Explain the quote "The Weapons with which the bourgeoisie felled feudalism to the ground are now turned against the Bourgeoisie itself"?

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droxonian eNotes educator| Certified Educator

This quote is taken from Marx's The Communist Manifesto, and follows a discussion of how "too much civilization," too much commerce, and too much industry have come to endanger the conditions of the bourgeoisie because, as the means of production become too abundant, the bourgeoisie are no longer able to control them. Rather than continuing to become rich, the bourgeoisie become overwhelmed. Marx says that the upper class attempt to cope with this issue by destroying productive forces, at the same time as they conquer new markets and attempt once more to exploit markets that have passed. This, Marx says, only makes matters worse: the "weapons" used by the bourgeoisie to destroy feudal systems are industry and the means of production.

Now, Marx says, these weapons will be used against the bourgeoisie by the class their industry has generated: the working class, particularly the urban proletariat who have become empowered by this system. The proletariat are, according to Marx, poised on the brink of a coup because the upper class and owners of industry have set themselves up in a position to be attacked by the capitalist system they themselves have devised.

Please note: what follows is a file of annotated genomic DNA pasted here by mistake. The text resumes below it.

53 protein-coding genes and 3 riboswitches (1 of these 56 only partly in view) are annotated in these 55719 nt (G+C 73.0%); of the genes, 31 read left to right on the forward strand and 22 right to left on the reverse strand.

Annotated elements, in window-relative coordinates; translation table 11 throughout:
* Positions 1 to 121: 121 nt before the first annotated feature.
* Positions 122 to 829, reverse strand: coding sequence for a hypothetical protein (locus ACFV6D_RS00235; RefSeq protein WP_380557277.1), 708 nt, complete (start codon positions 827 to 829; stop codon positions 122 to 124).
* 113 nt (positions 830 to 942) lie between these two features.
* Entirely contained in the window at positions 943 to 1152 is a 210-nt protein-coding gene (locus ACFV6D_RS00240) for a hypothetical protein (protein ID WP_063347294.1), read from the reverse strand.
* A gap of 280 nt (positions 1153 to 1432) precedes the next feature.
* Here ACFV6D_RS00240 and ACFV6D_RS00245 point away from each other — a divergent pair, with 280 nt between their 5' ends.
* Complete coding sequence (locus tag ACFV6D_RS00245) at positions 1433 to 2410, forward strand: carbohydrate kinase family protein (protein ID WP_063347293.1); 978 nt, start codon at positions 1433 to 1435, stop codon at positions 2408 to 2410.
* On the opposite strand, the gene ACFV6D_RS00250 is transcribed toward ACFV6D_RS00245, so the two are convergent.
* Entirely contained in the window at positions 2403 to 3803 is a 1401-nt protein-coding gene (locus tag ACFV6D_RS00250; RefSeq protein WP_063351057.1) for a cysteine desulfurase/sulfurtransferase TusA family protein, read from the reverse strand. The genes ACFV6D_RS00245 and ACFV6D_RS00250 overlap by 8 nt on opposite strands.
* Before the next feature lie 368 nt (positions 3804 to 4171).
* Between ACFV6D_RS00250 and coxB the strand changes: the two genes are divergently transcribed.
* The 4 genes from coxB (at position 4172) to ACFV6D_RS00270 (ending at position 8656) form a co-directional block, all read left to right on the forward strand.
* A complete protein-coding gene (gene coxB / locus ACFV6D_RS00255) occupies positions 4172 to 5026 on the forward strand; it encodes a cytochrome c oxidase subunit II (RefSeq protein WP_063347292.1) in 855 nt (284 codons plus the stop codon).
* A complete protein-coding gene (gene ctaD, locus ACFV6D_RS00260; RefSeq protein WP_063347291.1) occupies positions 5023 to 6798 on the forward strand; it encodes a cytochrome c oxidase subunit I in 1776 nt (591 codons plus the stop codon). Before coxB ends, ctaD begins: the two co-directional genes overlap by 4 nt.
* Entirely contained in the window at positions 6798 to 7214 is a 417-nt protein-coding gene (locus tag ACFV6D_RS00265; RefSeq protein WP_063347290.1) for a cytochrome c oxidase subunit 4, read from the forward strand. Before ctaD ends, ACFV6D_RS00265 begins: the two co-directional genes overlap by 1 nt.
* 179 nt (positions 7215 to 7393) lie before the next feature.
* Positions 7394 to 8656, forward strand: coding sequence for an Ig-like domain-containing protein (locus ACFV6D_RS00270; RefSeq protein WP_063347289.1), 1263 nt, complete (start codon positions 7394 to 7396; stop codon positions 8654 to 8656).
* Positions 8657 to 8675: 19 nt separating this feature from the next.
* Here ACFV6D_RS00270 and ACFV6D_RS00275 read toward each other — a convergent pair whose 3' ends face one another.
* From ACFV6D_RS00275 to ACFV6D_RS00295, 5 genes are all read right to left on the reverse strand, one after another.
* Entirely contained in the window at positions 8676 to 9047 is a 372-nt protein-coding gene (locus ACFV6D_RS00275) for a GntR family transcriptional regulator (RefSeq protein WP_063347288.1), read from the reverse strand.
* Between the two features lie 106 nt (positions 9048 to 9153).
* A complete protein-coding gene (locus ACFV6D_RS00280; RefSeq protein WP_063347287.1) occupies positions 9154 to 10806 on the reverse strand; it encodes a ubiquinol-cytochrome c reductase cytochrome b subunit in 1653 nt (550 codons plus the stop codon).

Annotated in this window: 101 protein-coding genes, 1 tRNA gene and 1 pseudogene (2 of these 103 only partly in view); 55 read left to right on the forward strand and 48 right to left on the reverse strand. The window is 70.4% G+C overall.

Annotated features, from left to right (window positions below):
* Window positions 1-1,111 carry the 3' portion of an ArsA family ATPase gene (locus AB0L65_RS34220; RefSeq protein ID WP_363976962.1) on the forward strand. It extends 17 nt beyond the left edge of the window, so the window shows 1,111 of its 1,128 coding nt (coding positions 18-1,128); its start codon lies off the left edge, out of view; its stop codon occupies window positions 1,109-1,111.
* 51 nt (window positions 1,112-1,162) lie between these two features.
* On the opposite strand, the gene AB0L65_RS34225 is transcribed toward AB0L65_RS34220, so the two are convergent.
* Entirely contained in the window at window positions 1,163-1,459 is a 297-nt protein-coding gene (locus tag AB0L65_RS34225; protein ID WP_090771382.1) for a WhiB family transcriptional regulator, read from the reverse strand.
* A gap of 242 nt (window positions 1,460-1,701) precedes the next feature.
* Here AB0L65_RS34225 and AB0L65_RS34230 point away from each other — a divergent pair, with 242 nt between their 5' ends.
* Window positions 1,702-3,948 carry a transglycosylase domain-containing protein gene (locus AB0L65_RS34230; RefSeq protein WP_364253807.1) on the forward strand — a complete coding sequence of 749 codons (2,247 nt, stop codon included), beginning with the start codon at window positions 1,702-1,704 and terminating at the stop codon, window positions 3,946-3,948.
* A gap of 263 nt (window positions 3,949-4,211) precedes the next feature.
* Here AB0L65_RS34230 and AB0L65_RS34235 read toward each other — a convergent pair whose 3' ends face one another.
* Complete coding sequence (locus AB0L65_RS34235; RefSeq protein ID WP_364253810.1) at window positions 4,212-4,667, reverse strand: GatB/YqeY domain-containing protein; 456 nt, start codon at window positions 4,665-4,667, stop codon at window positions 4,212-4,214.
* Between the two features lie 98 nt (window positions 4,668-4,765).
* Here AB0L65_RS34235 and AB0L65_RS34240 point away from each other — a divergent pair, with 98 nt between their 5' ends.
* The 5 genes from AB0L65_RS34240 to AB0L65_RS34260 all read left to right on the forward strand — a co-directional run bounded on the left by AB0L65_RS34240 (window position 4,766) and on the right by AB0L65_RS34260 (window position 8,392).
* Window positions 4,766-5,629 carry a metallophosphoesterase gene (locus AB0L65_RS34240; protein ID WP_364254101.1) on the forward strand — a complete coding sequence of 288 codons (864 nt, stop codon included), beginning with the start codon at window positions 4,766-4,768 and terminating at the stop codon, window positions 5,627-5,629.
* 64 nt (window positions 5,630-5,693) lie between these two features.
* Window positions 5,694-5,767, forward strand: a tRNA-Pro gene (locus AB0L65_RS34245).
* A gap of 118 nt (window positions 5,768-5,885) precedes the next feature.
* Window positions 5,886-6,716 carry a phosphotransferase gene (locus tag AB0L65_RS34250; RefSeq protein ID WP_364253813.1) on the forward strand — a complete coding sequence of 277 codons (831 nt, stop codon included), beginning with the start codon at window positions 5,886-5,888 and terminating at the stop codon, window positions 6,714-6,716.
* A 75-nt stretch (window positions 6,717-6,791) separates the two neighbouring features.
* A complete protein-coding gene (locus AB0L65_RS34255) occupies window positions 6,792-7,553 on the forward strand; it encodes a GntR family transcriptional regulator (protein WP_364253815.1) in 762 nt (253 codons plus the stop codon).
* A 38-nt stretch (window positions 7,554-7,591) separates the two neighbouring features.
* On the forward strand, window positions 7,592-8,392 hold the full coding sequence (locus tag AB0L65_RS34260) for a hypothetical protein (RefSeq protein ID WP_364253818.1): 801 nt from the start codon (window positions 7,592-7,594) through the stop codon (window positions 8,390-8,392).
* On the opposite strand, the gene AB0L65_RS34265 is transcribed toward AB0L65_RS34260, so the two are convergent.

Ashley Kannan eNotes educator| Certified Educator

This particular concept that Marx and Engels explore helps to illuminate what they see as the imminent critique within capitalism.  The argument here is that the "weapons" used by the bourgeoisie was the desire for material wealth and the coveting of profit.   The belief argued was that through this profit hoarding desire and the institutional apparatus of power that supports it, the progression of material stages of history (dialectical materialism) eliminated feudalism and ushered in the stage of capitalism.  At the same time, Marx and Engels argue that this is not the final stage of growth and development.  Rather, that capitalism will inevitably give way to an order where the Proletariat will assume control and deconstruct the capitalist power structures.  In the historical and economic inevitability which allowed the usurpation of feudal control to a capitalist order, the same fate will befall capitalism and the emergent bourgeoisie.

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